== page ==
The first step,
Flood insurance is required by some mortgage lenders for anyone living in a flood plain, but Morris recommends it to almost everyone in a city like
When deciding where to rent or buy, it’s helpful to know the severity of a property’s flood risk, but that information isn’t always easy to find, Morris said.
“There is no cohesive or consistent strategy,” he said. “Some states require a number of disclosures, sometimes voluntary.”
Thanks to a 2019 policy change from
Morris also suggests two resources for investigating the risk of an address flooding.
Considering what investments to make to prevent flood water from entering a home depends on an individual’s resources and whether a resident rents or owns their property, said
“If you’re renting, you’re not necessarily going to spend on something permanent,” Forehand said.
At the most basic level, tenants can buy sandbags or ask their landlord to fortify entryways to the house or apartment before a storm hits. Another option is to observe the gutters of the property. Some owners may offer to send a maintenance crew to clean them on request, Forehand said.
“Having a plan, a place to move things during a storm and work with the owner will help,” he said.
For any other concerns, assessing the risk of flooding before signing a lease and purchasing flood insurance afterward are among the best options for tenants, Forehand said.
Homeowners have more options to consider. Companies like Mount Valley Foundation Services offer to install different types of pumps that can siphon water from a crawl space or basement.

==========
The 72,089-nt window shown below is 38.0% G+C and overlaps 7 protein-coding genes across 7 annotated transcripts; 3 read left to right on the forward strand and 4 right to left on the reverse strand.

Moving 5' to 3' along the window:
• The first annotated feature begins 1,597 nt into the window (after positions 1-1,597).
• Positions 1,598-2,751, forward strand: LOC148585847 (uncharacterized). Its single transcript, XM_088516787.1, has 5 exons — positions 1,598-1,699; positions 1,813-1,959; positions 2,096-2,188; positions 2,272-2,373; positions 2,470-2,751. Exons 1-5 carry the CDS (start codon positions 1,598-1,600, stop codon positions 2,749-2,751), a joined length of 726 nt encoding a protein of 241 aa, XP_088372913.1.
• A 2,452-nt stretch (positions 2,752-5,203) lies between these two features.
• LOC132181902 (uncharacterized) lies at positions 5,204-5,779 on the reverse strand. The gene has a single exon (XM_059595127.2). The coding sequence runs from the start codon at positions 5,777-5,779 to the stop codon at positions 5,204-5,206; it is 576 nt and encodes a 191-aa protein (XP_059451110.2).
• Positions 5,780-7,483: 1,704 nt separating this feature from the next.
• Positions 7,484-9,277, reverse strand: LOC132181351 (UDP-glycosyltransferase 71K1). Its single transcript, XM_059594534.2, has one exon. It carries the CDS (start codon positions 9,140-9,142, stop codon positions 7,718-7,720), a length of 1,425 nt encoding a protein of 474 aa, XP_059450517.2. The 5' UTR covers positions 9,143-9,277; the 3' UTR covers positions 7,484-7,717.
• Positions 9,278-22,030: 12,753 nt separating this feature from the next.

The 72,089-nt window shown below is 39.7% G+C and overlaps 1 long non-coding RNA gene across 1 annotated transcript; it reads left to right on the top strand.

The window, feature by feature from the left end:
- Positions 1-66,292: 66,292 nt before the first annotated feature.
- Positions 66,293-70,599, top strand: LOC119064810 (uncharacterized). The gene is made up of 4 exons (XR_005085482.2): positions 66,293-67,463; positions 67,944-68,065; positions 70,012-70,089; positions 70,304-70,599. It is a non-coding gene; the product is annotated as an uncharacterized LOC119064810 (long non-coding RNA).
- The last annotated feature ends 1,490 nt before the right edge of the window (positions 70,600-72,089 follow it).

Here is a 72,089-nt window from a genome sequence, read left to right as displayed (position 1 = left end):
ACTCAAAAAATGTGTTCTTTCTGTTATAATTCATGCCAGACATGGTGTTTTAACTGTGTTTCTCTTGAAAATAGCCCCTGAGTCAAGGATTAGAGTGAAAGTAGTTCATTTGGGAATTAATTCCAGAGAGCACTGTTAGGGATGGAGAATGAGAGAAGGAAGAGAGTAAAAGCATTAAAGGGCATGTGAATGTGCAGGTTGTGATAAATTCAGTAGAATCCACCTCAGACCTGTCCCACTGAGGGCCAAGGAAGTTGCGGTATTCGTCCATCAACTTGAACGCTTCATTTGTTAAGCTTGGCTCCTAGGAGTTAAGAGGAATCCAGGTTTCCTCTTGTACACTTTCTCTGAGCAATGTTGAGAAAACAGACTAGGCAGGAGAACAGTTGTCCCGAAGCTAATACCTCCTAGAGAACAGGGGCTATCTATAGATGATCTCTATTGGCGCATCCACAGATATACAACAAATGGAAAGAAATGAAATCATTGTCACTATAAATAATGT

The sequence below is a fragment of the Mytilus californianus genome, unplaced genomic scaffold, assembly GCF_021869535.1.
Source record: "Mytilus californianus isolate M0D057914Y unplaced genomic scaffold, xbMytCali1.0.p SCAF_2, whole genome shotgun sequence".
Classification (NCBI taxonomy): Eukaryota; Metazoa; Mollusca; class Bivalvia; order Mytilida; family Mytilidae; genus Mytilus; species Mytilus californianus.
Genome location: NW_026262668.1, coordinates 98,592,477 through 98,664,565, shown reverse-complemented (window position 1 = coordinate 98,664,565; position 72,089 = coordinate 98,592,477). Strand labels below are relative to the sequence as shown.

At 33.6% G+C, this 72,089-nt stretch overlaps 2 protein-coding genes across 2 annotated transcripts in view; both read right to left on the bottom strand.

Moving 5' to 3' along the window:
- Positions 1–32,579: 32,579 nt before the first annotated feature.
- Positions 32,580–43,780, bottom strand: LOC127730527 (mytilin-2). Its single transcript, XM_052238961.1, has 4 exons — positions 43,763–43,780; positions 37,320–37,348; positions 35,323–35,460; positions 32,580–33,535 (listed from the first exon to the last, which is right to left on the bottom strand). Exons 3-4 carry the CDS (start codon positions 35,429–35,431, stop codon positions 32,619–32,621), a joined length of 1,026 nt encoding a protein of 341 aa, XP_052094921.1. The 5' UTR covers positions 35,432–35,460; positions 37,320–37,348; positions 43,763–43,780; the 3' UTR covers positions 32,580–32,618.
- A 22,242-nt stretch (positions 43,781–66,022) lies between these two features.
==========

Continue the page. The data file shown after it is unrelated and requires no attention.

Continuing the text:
Another option is to consider the area surrounding a house, Morris said. Installing rain barrels and limiting the amount of “landscaping,” like patios and walkways, can help the yard absorb water and keep it from draining into a home.
“Dry flood protection is when you don’t let water get into your home and wet flood protection is what you do if water gets into your home,” he said. Morris said.
An example of wet flood protection would be the design of a house with electrical outlets installed high up to limit potential water damage, he said.
Knowing the age of a house’s roof is also important, said
“For most people, a roof is out of sight, out of mind,” Evans said. “They don’t focus on a roof until they need it.”
Getting ahead of roof repairs saves money in the long run, he said.
While Evans’ business focuses primarily on waterproofing and waterproofing the roofs of large-scale commercial properties or military bases, he has seen increased interest from homeowners.
From the bottom up, in-home flood prevention is unique to every home and apartment, but helps Charlestonians save money and get a little deeper sleep.